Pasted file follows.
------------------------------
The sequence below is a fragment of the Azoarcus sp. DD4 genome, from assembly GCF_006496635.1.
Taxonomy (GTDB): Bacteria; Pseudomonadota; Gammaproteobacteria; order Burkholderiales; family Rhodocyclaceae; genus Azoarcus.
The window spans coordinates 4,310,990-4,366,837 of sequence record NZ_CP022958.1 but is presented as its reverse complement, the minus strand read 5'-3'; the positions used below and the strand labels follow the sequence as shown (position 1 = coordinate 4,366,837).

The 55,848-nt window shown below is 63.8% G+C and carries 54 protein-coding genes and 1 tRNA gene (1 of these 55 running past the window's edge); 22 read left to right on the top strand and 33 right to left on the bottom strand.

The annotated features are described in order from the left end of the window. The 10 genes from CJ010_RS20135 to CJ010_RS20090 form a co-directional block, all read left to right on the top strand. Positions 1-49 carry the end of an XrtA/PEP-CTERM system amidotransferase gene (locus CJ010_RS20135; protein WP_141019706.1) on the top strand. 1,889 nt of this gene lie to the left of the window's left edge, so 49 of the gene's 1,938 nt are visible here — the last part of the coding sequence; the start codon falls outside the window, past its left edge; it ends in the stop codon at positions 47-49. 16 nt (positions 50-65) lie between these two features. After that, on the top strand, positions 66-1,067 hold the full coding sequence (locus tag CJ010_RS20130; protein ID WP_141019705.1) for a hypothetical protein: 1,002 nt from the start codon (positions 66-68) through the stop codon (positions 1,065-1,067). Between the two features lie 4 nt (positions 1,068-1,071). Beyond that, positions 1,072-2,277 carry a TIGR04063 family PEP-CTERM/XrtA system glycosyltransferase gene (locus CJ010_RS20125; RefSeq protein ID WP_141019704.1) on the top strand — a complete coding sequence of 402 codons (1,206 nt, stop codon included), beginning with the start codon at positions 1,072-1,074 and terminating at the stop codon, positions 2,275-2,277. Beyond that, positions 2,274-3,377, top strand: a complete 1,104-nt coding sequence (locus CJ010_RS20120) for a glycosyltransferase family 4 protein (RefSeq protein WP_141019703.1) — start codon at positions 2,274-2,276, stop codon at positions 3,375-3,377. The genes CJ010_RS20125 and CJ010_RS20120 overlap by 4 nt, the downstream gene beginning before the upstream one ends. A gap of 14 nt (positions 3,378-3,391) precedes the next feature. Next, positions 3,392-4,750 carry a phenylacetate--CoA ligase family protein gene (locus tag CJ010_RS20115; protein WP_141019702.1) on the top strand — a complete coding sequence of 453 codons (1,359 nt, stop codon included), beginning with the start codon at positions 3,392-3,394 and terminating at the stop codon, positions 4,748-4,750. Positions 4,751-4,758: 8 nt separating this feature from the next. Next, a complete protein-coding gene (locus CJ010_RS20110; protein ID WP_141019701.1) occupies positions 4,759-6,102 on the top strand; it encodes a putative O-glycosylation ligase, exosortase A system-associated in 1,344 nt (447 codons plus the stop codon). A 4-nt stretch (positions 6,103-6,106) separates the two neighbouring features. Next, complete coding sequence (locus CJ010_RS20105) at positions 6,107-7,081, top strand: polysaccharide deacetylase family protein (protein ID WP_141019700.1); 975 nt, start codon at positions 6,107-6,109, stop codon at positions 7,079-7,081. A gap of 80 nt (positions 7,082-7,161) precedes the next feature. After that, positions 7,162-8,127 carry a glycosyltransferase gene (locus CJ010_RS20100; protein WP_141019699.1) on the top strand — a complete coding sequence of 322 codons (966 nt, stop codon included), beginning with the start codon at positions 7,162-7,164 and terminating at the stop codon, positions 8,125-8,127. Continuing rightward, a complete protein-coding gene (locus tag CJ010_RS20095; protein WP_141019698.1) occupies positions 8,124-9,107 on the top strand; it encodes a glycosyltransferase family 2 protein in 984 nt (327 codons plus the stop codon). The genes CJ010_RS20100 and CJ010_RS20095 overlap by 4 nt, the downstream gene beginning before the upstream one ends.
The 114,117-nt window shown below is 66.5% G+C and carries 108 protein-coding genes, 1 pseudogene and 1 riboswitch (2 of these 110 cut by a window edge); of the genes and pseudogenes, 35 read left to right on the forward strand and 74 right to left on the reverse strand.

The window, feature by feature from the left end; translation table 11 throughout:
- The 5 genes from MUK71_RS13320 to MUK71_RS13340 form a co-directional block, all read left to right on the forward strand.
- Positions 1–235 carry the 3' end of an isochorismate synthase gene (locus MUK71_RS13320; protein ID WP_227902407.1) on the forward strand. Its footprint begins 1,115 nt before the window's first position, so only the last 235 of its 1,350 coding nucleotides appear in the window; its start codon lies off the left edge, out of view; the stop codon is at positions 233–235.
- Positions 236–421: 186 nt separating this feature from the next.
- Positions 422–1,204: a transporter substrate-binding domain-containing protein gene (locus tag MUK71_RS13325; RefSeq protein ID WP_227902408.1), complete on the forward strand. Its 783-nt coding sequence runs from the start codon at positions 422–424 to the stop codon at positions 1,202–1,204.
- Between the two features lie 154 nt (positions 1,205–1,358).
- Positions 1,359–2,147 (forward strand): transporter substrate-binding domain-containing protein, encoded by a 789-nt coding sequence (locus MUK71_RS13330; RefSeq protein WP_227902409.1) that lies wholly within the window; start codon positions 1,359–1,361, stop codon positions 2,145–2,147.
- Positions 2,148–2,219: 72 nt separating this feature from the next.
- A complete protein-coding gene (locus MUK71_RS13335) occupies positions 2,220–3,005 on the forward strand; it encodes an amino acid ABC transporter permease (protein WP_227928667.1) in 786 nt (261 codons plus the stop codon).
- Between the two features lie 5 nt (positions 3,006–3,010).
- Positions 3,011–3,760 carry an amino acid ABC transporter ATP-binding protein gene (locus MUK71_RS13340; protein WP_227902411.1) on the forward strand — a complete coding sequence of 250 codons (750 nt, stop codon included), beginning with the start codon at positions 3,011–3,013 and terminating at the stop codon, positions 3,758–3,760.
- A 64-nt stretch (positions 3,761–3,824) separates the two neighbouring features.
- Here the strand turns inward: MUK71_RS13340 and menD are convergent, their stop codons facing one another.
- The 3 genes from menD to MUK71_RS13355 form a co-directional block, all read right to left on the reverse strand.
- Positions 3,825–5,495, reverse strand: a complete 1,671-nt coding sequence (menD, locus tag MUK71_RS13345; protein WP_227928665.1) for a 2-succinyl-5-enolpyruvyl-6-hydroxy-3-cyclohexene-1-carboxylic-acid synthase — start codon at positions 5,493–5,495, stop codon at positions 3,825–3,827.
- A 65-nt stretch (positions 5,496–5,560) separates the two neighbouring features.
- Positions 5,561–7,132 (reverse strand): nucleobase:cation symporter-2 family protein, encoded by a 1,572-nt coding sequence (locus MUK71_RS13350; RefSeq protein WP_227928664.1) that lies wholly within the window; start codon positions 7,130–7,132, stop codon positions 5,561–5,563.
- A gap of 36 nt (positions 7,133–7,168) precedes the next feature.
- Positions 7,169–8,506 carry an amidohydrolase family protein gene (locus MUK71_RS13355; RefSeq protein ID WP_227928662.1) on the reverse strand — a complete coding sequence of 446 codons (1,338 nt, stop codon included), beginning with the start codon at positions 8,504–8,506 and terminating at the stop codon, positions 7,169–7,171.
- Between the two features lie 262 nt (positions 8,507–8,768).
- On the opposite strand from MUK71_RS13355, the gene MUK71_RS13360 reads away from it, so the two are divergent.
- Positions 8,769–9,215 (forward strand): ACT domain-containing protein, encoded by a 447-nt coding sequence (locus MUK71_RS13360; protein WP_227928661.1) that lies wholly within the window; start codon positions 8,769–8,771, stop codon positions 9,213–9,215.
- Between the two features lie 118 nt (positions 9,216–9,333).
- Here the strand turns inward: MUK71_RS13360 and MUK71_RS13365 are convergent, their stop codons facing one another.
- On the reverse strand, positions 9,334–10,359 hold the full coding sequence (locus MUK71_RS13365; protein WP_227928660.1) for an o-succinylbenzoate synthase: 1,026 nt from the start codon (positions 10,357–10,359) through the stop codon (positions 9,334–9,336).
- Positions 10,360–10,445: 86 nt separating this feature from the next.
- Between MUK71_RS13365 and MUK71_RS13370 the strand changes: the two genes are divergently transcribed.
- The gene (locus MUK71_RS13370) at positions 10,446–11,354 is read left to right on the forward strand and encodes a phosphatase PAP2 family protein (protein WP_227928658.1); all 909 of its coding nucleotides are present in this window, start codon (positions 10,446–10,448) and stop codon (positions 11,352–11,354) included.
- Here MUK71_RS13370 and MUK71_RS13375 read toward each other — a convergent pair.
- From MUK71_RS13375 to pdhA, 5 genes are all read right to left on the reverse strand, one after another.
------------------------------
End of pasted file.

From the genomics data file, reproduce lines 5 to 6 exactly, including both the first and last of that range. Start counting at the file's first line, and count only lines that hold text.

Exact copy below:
The annotated features are described in order from the left end of the window. The 10 genes from CJ010_RS20135 to CJ010_RS20090 form a co-directional block, all read left to right on the top strand. Positions 1-49 carry the end of an XrtA/PEP-CTERM system amidotransferase gene (locus CJ010_RS20135; protein WP_141019706.1) on the top strand. 1,889 nt of this gene lie to the left of the window's left edge, so 49 of the gene's 1,938 nt are visible here — the last part of the coding sequence; the start codon falls outside the window, past its left edge; it ends in the stop codon at positions 47-49. 16 nt (positions 50-65) lie between these two features. After that, on the top strand, positions 66-1,067 hold the full coding sequence (locus tag CJ010_RS20130; protein ID WP_141019705.1) for a hypothetical protein: 1,002 nt from the start codon (positions 66-68) through the stop codon (positions 1,065-1,067). Between the two features lie 4 nt (positions 1,068-1,071). Beyond that, positions 1,072-2,277 carry a TIGR04063 family PEP-CTERM/XrtA system glycosyltransferase gene (locus CJ010_RS20125; RefSeq protein ID WP_141019704.1) on the top strand — a complete coding sequence of 402 codons (1,206 nt, stop codon included), beginning with the start codon at positions 1,072-1,074 and terminating at the stop codon, positions 2,275-2,277. Beyond that, positions 2,274-3,377, top strand: a complete 1,104-nt coding sequence (locus CJ010_RS20120) for a glycosyltransferase family 4 protein (RefSeq protein WP_141019703.1) — start codon at positions 2,274-2,276, stop codon at positions 3,375-3,377. The genes CJ010_RS20125 and CJ010_RS20120 overlap by 4 nt, the downstream gene beginning before the upstream one ends. A gap of 14 nt (positions 3,378-3,391) precedes the next feature. Next, positions 3,392-4,750 carry a phenylacetate--CoA ligase family protein gene (locus tag CJ010_RS20115; protein WP_141019702.1) on the top strand — a complete coding sequence of 453 codons (1,359 nt, stop codon included), beginning with the start codon at positions 3,392-3,394 and terminating at the stop codon, positions 4,748-4,750. Positions 4,751-4,758: 8 nt separating this feature from the next. Next, a complete protein-coding gene (locus CJ010_RS20110; protein ID WP_141019701.1) occupies positions 4,759-6,102 on the top strand; it encodes a putative O-glycosylation ligase, exosortase A system-associated in 1,344 nt (447 codons plus the stop codon). A 4-nt stretch (positions 6,103-6,106) separates the two neighbouring features. Next, complete coding sequence (locus CJ010_RS20105) at positions 6,107-7,081, top strand: polysaccharide deacetylase family protein (protein ID WP_141019700.1); 975 nt, start codon at positions 6,107-6,109, stop codon at positions 7,079-7,081. A gap of 80 nt (positions 7,082-7,161) precedes the next feature. After that, positions 7,162-8,127 carry a glycosyltransferase gene (locus CJ010_RS20100; protein WP_141019699.1) on the top strand — a complete coding sequence of 322 codons (966 nt, stop codon included), beginning with the start codon at positions 7,162-7,164 and terminating at the stop codon, positions 8,125-8,127. Continuing rightward, a complete protein-coding gene (locus tag CJ010_RS20095; protein WP_141019698.1) occupies positions 8,124-9,107 on the top strand; it encodes a glycosyltransferase family 2 protein in 984 nt (327 codons plus the stop codon). The genes CJ010_RS20100 and CJ010_RS20095 overlap by 4 nt, the downstream gene beginning before the upstream one ends.
The 114,117-nt window shown below is 66.5% G+C and carries 108 protein-coding genes, 1 pseudogene and 1 riboswitch (2 of these 110 cut by a window edge); of the genes and pseudogenes, 35 read left to right on the forward strand and 74 right to left on the reverse strand.